vv. 12-13 “You have fulfilled the words spoken against us and against our rulers by bringing on us great disaster. Under the whole heaven nothing has ever been done like what has been done to Jerusalem. Just as it is written in the Law of Moses, all this disaster has come on us"

Daniel sees that it is God, personally, Who has done these things that Daniel finds so painful and so challenging and that aren’t going to end soon, and He says ‘Lord, I recognise this is on you.’

He is not FOR ONE MOMENT quibbling with God for doing this.

Let’s just let that point there sink in a minute.

I see so many Christian people on social media becoming quite critical, complaining and downright ABUSIVE at the moment against the authorities for the measures those civic and national leaders are putting in place to try to HELP us stay safe.

It seems … odd.

But look … here is Daniel saying that God has done these things that Daniel doesn’t like at all … not one bit … and Daniel says ‘Yes Lord, YOU have done this but this isn’t on you, it is on US.’

That is called ‘faithfulness’.

And Daniel recognises the source of his most recently felt pain … the fact that this situation is going to go on for a bit yet … is not something he can really blame on God either …

This situation persists because the CAUSE of it persists

Thirdly, Daniel’s analysis acknowledges that this situation that hurts him so much persists because the cause of it persists …

The cause is not God being nasty but His people’s idolatry, with all its’ sinful consequences … and because that SIN has persisted, so the unpleasant circumstances have persisted too.

Remember … there are three parts to Daniel’s analysis of the reasons for their current situation:

1. “‘Therefore the curses and sworn judgments written in the Law of Moses, the servant of God, have been poured out on us, because we have sinned against you. 

2. You have fulfilled the words spoken against us and against our rulers by bringing on us great disaster. Under the whole heaven nothing has ever been done like what has been done to Jerusalem. 13 Just as it is written in the Law of Moses, all this disaster has come on us,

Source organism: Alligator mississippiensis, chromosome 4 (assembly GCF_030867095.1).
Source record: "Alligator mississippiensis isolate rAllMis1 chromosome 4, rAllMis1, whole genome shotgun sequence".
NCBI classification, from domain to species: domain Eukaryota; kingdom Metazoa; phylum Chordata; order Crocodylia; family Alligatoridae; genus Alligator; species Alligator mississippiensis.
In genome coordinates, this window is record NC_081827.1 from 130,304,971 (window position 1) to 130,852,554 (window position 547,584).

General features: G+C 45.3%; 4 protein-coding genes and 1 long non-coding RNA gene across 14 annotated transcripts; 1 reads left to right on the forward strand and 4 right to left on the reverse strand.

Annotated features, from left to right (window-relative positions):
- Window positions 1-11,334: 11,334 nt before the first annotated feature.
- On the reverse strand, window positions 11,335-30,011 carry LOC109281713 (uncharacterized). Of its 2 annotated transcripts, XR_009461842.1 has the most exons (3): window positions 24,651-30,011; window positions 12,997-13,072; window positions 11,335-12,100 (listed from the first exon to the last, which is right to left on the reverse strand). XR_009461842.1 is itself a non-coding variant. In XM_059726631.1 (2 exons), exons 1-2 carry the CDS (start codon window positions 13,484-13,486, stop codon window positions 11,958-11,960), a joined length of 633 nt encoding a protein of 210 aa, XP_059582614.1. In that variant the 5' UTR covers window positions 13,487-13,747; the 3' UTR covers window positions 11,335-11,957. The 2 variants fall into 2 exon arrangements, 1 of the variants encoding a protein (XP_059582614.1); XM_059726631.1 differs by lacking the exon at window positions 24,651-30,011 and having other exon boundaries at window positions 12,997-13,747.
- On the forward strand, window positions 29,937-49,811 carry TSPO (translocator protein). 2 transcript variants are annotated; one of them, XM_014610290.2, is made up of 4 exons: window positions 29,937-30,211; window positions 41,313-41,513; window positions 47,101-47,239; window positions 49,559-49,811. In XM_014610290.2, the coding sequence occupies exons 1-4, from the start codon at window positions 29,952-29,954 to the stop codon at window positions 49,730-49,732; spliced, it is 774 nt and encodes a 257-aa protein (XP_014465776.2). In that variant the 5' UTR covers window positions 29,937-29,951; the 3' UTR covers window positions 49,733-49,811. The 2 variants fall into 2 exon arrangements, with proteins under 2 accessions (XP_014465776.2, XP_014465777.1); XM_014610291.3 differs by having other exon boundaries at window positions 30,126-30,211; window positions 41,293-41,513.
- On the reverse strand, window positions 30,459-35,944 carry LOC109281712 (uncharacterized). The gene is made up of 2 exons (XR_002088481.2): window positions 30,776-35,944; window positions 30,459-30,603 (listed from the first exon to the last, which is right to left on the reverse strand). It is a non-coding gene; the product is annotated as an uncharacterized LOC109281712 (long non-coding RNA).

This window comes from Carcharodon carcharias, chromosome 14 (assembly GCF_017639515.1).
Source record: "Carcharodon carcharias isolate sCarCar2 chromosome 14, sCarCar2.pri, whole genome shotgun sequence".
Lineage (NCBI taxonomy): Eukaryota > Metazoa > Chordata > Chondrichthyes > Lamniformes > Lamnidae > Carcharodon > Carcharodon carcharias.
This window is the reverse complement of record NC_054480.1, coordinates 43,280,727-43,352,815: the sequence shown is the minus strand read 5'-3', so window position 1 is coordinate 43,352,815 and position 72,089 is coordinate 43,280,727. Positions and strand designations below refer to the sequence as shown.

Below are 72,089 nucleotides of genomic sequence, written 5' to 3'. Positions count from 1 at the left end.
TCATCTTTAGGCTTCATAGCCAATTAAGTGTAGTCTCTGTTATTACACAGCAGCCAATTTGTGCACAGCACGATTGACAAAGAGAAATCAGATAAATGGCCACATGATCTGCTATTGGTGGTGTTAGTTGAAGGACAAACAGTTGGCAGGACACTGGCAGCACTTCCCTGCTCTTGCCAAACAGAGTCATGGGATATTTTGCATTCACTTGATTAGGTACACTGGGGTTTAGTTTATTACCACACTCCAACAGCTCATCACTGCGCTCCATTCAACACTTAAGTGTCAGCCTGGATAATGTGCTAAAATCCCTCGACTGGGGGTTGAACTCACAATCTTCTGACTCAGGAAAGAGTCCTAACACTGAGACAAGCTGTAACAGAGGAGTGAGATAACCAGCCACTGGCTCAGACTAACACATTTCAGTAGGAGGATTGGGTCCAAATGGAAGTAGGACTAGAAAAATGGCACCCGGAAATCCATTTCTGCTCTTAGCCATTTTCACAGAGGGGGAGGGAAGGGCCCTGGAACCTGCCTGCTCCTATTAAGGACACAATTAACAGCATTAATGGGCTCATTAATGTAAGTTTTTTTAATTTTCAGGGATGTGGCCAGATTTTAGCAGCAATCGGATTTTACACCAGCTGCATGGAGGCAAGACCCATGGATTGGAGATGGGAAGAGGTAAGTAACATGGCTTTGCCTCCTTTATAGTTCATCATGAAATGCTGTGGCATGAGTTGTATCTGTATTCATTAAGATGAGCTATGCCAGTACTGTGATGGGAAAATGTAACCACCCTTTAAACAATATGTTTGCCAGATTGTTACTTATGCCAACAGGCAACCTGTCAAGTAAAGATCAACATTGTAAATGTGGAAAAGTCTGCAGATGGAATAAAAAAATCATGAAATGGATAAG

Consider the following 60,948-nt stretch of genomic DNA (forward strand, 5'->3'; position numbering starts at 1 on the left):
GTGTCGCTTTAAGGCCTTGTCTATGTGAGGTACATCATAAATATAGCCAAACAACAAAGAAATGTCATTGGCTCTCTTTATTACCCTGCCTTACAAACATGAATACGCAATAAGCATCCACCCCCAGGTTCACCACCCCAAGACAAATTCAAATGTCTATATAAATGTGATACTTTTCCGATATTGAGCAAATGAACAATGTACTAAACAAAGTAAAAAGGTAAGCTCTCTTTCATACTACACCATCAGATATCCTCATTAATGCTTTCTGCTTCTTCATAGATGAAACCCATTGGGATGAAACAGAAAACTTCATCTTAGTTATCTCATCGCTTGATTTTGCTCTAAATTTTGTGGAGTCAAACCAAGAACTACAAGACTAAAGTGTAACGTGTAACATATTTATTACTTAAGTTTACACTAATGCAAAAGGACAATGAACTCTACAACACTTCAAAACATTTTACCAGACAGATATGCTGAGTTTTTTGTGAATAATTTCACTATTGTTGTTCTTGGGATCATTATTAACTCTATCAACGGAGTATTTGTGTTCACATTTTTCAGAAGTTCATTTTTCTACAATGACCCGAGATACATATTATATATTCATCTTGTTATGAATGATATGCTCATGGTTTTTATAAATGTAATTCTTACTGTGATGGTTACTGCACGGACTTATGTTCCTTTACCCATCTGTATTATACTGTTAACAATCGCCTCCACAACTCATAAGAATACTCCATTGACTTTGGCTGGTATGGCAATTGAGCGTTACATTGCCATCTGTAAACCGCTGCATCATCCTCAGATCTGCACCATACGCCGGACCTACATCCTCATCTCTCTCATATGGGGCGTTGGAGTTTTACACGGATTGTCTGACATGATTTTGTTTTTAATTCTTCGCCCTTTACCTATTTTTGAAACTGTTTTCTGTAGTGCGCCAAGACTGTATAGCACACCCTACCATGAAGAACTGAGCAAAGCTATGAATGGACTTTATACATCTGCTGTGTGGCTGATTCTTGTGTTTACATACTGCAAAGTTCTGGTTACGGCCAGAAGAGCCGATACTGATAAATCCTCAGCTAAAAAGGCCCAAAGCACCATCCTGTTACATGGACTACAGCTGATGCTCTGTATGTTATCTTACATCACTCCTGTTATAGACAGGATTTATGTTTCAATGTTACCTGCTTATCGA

3. yet we have not sought the favour of the Lord our God by turning from our sins and giving attention to your truth. 14 The Lord did not hesitate to bring the disaster on us, for the Lord our God is righteous in everything he does; yet we have not obeyed him.”

The New English Translation (NET) is particularly helpful in getting what is being said here across to us:

“Just as it is written in the law of Moses, so all this calamity has come on us. 

Still we have not tried to pacify the Lord our God 

by turning back from our sin and 

by seeking wisdom from your reliable moral standards. 

The Lord was mindful of the calamity, and he brought it on us. 

For the Lord our God is just in all he has done, and we have not obeyed him.”

The Hebrew says: “Still we have not pacified the face of the LORD our God.”

The covenant keeping God (DN) has (as I so often heard anger described growing up in the Valleys) ‘got a face on with us’.

It is not remote and distant but deeply personal and almost intimate.

It’s like hearing a few words of hard truth from your Welsh Mam … if you’re one of those who never had a Welsh Mam don’t for a minute think that trivialises the reference, because for a small child where I grew up when his Mam ‘had a face on’ with him, the skies were about to fall on your head!

What WOULD have pacified the LORD’s face?

If they had turned back from their sin and 

gained insight from His ‘reliable moral standards’ … v. 13 … 

Heb “by your truth.” The Hebrew term does not refer here to abstract truth, however, but to the reliable moral guidance found in the covenant law.

Man, if we are faced with hard circumstances we cannot understand, which seem to lie so far outside the life circumstances of blessing and joy that we hoped walking with God would bring us, faithfulness to God needs to prioritise getting back to God and getting back to His book and renewing our covenant with Him!

“Yet we have not obeyed Him.” (v. 14).

There is no rancour.